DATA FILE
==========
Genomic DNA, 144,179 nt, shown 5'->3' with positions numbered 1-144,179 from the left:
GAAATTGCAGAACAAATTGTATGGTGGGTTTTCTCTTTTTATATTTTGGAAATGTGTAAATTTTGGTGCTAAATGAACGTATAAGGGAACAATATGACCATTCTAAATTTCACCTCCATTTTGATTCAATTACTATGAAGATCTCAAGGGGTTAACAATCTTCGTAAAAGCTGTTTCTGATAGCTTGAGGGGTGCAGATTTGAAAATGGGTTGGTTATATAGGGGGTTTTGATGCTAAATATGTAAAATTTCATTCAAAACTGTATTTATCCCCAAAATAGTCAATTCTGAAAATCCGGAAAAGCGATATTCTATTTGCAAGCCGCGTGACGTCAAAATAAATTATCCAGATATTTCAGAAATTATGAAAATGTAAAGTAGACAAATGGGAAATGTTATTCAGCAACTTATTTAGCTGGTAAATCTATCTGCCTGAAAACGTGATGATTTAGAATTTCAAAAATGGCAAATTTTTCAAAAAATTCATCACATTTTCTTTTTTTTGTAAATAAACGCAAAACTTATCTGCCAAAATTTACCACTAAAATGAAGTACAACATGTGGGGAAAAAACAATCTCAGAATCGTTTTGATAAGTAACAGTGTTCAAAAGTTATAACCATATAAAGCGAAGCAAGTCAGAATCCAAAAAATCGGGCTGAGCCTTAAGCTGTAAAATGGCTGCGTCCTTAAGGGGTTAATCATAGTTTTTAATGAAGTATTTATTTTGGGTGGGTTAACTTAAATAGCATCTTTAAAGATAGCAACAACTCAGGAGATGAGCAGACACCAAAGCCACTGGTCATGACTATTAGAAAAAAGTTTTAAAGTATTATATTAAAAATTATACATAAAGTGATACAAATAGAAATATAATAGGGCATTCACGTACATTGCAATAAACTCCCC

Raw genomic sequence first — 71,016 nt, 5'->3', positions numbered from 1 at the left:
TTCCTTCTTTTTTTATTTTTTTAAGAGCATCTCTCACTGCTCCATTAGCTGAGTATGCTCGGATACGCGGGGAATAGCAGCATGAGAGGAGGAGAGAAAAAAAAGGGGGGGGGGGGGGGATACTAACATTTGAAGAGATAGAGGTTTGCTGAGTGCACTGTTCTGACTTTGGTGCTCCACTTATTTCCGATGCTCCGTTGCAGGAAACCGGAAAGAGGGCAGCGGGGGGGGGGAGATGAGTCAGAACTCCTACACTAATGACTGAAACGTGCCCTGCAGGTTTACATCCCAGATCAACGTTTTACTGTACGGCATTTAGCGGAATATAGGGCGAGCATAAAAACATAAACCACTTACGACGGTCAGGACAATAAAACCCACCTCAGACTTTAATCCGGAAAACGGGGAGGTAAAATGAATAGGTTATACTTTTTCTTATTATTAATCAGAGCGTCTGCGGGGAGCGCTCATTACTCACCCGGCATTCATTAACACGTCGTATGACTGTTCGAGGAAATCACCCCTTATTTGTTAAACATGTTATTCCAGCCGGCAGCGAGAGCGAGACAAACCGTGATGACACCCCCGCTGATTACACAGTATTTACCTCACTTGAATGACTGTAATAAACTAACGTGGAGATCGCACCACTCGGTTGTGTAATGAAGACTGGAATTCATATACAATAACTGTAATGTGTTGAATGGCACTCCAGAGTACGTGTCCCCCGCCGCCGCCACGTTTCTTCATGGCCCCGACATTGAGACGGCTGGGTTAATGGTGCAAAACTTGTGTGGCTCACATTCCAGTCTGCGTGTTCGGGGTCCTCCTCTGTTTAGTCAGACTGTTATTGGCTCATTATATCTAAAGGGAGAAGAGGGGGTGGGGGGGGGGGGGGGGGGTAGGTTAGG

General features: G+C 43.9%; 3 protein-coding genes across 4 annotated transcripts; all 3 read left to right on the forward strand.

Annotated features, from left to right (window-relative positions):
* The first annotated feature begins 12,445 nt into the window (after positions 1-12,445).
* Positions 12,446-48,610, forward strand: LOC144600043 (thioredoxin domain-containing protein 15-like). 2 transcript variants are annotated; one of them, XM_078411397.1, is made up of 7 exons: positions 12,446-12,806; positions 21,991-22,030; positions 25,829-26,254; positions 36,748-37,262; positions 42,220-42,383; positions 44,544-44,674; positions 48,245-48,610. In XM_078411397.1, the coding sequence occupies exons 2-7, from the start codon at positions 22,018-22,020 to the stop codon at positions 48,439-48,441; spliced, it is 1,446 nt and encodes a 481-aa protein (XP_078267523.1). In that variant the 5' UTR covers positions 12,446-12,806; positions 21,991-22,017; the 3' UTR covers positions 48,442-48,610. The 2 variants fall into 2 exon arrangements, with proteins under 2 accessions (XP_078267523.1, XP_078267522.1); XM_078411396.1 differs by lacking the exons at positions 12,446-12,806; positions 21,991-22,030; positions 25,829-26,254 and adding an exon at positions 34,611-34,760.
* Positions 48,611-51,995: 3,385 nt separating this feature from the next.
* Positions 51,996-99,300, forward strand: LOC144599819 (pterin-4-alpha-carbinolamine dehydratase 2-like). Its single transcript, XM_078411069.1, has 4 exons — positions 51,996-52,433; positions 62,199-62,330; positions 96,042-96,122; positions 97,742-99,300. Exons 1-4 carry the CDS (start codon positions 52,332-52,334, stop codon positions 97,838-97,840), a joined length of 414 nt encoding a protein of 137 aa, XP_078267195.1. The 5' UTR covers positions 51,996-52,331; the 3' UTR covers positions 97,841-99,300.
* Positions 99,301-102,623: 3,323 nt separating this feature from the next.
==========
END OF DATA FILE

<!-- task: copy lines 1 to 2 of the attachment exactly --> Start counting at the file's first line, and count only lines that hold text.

Genomic DNA, 144,179 nt, shown 5'->3' with positions numbered 1-144,179 from the left:
GAAATTGCAGAACAAATTGTATGGTGGGTTTTCTCTTTTTATATTTTGGAAATGTGTAAATTTTGGTGCTAAATGAACGTATAAGGGAACAATATGACCATTCTAAATTTCACCTCCATTTTGATTCAATTACTATGAAGATCTCAAGGGGTTAACAATCTTCGTAAAAGCTGTTTCTGATAGCTTGAGGGGTGCAGATTTGAAAATGGGTTGGTTATATAGGGGGTTTTGATGCTAAATATGTAAAATTTCATTCAAAACTGTATTTATCCCCAAAATAGTCAATTCTGAAAATCCGGAAAAGCGATATTCTATTTGCAAGCCGCGTGACGTCAAAATAAATTATCCAGATATTTCAGAAATTATGAAAATGTAAAGTAGACAAATGGGAAATGTTATTCAGCAACTTATTTAGCTGGTAAATCTATCTGCCTGAAAACGTGATGATTTAGAATTTCAAAAATGGCAAATTTTTCAAAAAATTCATCACATTTTCTTTTTTTTGTAAATAAACGCAAAACTTATCTGCCAAAATTTACCACTAAAATGAAGTACAACATGTGGGGAAAAAACAATCTCAGAATCGTTTTGATAAGTAACAGTGTTCAAAAGTTATAACCATATAAAGCGAAGCAAGTCAGAATCCAAAAAATCGGGCTGAGCCTTAAGCTGTAAAATGGCTGCGTCCTTAAGGGGTTAATCATAGTTTTTAATGAAGTATTTATTTTGGGTGGGTTAACTTAAATAGCATCTTTAAAGATAGCAACAACTCAGGAGATGAGCAGACACCAAAGCCACTGGTCATGACTATTAGAAAAAAGTTTTAAAGTATTATATTAAAAATTATACATAAAGTGATACAAATAGAAATATAATAGGGCATTCACGTACATTGCAATAAACTCCCC